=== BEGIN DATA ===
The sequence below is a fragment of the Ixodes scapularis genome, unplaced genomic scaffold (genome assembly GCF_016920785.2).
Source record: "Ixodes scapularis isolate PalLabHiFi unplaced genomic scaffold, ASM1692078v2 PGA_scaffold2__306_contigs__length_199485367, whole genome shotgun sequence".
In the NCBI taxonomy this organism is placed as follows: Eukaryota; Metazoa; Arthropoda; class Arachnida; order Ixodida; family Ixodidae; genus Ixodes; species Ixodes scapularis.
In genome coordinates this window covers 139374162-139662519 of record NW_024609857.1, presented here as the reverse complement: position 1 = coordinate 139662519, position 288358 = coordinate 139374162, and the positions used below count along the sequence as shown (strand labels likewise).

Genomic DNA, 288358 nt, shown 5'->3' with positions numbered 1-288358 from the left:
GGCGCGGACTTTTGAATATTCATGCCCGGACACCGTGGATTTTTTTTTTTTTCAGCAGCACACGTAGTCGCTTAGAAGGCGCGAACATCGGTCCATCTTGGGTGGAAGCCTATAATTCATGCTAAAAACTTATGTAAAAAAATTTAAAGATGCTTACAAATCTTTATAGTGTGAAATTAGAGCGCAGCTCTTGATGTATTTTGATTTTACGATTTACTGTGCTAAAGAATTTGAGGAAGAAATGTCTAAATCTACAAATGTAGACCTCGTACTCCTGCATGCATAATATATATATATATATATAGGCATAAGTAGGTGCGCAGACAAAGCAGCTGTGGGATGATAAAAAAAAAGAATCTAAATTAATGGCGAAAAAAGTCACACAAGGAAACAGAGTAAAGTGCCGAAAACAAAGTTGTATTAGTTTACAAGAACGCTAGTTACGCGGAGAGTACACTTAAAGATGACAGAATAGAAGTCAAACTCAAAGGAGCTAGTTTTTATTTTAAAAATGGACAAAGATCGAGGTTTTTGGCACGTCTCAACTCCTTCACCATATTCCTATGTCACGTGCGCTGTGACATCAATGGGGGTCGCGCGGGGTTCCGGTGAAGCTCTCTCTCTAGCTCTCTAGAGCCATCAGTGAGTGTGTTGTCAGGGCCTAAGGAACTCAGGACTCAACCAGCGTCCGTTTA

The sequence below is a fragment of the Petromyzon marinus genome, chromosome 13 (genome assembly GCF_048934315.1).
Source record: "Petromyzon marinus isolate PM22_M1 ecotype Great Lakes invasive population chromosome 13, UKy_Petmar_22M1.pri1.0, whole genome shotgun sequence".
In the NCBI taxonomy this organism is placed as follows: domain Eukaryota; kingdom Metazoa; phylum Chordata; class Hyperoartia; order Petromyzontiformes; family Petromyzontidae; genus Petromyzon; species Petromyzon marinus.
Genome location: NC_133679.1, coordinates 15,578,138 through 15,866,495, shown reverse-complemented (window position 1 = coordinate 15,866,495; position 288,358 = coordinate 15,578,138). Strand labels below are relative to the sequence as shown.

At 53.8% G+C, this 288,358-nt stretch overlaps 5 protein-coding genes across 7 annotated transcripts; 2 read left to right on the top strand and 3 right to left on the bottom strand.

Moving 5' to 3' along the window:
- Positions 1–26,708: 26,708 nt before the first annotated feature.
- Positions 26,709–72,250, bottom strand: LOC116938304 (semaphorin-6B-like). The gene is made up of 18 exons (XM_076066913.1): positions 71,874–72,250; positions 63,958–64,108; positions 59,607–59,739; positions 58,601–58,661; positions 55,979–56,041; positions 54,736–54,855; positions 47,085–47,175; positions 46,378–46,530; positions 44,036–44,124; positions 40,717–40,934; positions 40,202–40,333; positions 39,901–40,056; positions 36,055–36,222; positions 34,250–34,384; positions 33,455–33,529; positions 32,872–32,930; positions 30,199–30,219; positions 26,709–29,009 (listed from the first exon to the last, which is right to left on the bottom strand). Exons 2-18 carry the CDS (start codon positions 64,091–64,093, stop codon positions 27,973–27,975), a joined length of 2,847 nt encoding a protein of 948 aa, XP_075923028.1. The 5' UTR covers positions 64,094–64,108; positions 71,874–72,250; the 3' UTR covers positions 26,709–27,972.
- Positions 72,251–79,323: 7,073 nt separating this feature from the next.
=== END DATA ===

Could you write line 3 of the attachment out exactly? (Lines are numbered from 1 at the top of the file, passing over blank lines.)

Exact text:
In the NCBI taxonomy this organism is placed as follows: Eukaryota; Metazoa; Arthropoda; class Arachnida; order Ixodida; family Ixodidae; genus Ixodes; species Ixodes scapularis.